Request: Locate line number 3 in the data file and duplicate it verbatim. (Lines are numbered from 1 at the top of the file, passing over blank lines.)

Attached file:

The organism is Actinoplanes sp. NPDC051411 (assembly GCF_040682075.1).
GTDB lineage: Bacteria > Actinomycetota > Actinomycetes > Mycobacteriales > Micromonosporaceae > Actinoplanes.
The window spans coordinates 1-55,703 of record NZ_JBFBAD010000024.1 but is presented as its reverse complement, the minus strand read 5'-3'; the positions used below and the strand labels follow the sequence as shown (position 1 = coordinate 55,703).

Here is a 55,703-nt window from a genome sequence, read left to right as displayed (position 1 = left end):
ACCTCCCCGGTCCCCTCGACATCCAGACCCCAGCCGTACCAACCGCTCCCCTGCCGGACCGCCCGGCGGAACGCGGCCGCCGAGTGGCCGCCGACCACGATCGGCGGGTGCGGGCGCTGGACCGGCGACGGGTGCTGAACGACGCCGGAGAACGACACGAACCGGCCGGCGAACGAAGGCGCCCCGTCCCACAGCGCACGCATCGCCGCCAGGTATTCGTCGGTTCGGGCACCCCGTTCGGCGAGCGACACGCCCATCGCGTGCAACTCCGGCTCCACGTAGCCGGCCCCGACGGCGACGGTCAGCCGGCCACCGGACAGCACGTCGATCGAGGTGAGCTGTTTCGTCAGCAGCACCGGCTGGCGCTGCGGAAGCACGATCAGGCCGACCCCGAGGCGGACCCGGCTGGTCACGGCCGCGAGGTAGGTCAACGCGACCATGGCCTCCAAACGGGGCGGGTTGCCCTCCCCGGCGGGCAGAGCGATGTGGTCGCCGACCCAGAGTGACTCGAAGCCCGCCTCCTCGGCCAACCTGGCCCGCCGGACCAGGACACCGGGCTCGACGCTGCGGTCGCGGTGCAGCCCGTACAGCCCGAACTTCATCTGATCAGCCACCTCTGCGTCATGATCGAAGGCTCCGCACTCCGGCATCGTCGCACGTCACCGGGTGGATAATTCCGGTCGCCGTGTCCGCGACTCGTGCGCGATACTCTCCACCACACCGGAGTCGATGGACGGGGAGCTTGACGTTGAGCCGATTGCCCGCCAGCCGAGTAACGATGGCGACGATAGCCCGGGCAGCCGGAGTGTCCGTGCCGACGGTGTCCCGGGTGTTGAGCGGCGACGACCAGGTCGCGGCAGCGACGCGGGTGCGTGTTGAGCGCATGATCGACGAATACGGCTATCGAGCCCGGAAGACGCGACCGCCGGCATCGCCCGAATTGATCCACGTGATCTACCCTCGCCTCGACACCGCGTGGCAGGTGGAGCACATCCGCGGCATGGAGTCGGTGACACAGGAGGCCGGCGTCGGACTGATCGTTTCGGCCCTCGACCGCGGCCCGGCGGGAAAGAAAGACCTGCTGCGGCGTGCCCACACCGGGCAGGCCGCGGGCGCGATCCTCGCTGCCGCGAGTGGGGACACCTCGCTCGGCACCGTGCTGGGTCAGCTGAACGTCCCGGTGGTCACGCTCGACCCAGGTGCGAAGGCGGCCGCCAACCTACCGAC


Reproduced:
The window spans coordinates 1-55,703 of record NZ_JBFBAD010000024.1 but is presented as its reverse complement, the minus strand read 5'-3'; the positions used below and the strand labels follow the sequence as shown (position 1 = coordinate 55,703).